The little fishing village of Coloane, just south of the Macau Peninsula, has become famous around Asia as the birthplace of Lord Stow's Egg Tarts. Created by Englishman Andrew Stow (the "Lord" bit is a local nickname) in 1990, these tarts are like an Asian version of the Portuguese pastel de nata, with a touch of English influence thrown in. If that sounds like a complicated mouthful, it's a simple matter to join the line and try one for yourself. (Don't worry, the line moves quickly, and there are industrial quantities of these treats being batched out.)
The tart looks exactly like the Portuguese version, right down to the caramelized sugar marbling on top. When you bite into it, however, it's different: The filling is still creamy, but it's much lighter and fluffier than in its Portuguese cousin, and perhaps a touch eggier, too. The crust is delicious, all flaky and buttery.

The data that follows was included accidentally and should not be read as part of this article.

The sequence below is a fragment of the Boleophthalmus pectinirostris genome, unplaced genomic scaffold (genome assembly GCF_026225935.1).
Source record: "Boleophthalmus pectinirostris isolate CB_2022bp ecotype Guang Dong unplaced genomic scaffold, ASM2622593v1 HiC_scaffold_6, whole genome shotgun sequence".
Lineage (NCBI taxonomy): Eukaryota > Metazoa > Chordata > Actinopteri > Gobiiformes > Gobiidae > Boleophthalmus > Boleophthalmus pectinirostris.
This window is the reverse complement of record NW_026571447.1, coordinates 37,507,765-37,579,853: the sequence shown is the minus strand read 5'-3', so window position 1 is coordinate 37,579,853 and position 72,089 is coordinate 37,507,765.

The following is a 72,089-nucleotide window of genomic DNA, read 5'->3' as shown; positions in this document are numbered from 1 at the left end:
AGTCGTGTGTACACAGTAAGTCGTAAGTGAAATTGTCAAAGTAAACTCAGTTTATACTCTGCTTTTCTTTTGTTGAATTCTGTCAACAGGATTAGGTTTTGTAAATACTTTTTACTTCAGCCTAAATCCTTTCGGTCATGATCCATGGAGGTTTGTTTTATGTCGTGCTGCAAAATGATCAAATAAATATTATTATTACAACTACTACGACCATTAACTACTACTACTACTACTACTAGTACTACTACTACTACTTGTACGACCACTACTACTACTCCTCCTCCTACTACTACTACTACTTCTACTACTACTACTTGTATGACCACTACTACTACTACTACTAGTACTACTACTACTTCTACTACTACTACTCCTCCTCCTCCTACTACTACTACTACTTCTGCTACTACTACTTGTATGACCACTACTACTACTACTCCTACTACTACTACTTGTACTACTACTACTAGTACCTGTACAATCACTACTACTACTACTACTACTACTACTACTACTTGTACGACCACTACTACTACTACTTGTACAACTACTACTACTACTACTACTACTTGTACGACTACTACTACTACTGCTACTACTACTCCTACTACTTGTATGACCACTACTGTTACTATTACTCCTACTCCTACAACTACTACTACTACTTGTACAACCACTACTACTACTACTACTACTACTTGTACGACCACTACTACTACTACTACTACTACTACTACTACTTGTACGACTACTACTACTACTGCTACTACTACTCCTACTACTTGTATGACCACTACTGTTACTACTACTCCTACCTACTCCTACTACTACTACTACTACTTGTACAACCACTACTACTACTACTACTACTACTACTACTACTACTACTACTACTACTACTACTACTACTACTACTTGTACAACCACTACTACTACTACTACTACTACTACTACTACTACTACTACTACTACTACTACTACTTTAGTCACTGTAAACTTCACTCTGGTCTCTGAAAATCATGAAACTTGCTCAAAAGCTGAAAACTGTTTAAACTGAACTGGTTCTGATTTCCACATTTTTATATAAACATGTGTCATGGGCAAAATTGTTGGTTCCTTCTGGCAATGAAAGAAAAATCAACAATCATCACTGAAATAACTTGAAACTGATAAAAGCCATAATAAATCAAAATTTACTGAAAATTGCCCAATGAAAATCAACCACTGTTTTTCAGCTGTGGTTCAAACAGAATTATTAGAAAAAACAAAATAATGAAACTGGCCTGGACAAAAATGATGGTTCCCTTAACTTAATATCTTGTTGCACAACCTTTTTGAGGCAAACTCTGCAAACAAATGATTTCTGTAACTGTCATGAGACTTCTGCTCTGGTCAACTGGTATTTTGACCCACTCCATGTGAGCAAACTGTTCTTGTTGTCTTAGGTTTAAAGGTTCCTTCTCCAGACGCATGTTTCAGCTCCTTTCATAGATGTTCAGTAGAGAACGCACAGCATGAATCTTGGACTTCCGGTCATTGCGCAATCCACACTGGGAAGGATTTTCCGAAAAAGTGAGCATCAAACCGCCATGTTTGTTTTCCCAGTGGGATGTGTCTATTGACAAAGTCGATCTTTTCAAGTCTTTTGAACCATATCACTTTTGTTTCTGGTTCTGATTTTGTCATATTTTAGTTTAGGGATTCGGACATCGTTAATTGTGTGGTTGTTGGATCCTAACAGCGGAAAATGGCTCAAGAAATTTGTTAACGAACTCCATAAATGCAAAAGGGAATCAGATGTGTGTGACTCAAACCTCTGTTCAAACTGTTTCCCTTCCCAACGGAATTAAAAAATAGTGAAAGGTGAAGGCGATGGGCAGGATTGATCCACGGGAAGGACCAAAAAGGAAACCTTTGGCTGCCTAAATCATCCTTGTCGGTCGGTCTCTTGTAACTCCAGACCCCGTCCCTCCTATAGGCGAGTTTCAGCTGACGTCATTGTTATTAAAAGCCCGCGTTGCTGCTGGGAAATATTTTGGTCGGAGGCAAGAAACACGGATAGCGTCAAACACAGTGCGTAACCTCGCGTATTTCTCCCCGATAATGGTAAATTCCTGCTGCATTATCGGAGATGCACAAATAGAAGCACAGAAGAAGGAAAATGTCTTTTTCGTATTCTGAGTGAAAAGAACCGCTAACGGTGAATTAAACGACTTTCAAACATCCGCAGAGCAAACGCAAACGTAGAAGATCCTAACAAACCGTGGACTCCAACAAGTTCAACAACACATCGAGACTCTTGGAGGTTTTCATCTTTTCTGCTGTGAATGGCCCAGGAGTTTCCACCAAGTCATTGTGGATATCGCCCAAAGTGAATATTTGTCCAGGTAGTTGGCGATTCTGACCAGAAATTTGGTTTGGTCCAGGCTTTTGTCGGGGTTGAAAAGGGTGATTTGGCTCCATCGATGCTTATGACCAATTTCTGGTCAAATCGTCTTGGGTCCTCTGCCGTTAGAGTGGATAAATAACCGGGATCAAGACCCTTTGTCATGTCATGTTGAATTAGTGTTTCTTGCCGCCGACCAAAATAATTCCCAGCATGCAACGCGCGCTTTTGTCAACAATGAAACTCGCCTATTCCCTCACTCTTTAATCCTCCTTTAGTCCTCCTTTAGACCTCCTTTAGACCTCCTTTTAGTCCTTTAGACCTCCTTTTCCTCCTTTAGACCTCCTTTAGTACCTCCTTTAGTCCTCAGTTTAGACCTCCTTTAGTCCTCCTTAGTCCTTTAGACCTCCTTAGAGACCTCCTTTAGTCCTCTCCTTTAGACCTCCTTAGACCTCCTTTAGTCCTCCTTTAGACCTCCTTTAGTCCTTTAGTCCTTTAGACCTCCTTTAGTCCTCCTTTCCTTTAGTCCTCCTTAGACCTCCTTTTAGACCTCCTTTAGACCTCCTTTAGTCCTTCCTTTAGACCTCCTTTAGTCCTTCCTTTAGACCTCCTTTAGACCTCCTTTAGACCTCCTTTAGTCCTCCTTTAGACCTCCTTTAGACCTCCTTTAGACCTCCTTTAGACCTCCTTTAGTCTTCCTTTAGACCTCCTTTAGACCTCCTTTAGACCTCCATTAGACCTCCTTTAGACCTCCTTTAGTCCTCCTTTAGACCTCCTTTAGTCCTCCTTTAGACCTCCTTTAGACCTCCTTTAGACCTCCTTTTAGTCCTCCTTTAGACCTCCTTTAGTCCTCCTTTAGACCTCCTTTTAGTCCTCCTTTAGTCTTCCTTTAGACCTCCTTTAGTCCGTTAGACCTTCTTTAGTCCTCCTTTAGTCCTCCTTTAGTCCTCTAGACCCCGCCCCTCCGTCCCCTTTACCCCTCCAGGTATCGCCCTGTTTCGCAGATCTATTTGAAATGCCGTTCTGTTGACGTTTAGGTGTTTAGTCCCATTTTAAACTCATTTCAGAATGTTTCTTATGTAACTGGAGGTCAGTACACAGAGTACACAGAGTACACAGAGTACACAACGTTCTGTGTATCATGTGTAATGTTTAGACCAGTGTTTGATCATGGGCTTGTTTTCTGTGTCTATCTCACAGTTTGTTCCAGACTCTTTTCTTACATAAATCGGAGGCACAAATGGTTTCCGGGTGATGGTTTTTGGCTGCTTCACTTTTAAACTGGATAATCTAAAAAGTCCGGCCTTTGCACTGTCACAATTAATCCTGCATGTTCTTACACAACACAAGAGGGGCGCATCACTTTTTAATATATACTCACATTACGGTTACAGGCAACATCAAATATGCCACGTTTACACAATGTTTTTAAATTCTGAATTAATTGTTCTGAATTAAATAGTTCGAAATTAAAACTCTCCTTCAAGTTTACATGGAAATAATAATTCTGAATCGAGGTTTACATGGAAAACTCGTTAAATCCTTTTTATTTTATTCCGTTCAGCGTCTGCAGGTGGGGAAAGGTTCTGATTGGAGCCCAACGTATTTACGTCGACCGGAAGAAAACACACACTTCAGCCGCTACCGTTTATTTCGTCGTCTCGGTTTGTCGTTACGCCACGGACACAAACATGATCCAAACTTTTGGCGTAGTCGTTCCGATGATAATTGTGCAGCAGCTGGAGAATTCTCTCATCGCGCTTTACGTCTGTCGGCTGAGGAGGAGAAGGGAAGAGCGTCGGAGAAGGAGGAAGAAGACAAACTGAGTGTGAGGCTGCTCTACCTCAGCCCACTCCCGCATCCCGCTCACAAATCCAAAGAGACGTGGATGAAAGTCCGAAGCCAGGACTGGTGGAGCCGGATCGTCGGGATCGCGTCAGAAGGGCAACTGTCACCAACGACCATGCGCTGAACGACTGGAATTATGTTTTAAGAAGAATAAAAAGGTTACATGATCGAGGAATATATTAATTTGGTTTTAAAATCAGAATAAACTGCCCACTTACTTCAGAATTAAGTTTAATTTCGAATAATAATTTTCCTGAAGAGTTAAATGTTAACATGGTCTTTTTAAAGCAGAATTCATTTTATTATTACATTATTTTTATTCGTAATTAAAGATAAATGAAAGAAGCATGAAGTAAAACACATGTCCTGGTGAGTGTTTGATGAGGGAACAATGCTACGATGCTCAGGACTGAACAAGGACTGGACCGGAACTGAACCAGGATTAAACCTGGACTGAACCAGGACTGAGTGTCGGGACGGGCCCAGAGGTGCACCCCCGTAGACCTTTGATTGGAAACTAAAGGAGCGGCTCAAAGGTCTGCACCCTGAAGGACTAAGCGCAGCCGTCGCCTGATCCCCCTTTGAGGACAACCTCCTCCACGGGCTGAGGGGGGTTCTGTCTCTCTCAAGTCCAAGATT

If you're a big fan of pastel de nata, eating Lord Stow's tarts is a bit disorienting; I found I liked them better after they'd been in the fridge a while and had firmed up.
According to Lord Stow's, these tarts were insanely popular, and the company rapidly expanded onto mainland Macau and then into Hong Kong, Taiwan, Japan, the Philippines, and South Korea. Along the way, an "Egg Tart War" kicked off, with rival joints springing up everywhere! I don't know how true any of this is, but one thing is certain: The original Lord Stow's Egg Tarts are from Coloane, and they taste damn good.